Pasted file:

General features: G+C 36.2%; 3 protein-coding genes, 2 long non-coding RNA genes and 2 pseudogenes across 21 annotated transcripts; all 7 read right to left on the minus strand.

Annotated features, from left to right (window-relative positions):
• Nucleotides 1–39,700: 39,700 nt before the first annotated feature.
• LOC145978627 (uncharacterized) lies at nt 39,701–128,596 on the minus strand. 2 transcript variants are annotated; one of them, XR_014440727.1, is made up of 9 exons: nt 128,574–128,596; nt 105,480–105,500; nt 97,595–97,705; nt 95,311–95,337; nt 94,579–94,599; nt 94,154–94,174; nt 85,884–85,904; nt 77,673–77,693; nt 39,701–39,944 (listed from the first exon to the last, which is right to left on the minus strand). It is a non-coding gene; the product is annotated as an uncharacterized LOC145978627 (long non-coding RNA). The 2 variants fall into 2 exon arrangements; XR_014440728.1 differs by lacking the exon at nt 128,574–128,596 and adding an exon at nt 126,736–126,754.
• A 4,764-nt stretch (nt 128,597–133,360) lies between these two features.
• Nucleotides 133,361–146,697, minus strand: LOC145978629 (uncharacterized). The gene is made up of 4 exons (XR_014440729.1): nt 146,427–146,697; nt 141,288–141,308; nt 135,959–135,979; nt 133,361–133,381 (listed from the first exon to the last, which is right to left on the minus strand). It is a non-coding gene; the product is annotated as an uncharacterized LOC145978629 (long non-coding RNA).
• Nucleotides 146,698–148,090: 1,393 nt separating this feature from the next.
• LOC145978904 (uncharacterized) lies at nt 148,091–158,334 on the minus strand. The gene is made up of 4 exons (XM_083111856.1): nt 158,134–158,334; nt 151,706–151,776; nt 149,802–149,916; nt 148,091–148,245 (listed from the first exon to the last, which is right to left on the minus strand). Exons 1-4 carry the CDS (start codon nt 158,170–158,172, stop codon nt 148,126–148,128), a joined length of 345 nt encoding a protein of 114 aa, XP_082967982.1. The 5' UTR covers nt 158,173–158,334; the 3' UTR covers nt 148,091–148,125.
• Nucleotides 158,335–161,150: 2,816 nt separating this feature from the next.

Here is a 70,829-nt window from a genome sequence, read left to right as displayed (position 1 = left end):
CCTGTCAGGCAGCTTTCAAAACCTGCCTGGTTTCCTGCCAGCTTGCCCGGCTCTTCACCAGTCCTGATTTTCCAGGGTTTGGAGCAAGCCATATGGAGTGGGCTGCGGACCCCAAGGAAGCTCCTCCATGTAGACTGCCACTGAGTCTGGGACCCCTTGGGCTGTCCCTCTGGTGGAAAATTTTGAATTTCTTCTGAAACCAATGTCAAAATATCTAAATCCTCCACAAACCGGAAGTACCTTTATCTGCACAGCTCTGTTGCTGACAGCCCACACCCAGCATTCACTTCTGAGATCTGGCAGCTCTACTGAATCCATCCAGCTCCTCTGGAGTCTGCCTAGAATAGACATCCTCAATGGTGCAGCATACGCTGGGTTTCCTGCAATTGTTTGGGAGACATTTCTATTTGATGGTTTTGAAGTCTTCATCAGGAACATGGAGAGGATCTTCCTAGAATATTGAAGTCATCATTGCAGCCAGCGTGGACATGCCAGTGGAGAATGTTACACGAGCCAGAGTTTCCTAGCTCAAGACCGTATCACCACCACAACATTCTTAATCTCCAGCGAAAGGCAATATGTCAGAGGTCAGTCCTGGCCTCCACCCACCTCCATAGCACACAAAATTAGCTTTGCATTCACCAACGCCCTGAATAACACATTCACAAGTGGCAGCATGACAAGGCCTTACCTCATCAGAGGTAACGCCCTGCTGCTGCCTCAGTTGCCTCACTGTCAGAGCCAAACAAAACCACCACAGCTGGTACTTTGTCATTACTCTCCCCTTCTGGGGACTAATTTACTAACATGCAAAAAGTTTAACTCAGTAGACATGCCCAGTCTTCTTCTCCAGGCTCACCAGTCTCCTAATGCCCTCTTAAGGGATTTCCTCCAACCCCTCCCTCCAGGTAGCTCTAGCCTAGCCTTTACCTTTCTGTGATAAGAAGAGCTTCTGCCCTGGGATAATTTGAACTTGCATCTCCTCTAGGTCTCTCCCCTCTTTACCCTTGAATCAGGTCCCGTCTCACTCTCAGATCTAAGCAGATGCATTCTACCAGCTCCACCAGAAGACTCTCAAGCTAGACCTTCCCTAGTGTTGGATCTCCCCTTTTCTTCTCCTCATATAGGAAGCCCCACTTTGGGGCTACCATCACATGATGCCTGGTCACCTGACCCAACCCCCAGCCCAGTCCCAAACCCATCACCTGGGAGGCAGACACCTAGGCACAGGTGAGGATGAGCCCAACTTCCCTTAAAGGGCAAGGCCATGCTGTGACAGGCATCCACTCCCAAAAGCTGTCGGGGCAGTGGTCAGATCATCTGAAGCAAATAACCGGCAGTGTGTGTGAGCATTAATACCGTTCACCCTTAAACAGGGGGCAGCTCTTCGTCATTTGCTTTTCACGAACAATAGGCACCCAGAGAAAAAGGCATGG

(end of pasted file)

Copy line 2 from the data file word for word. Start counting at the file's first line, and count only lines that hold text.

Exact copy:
Annotated features, from left to right (window-relative positions):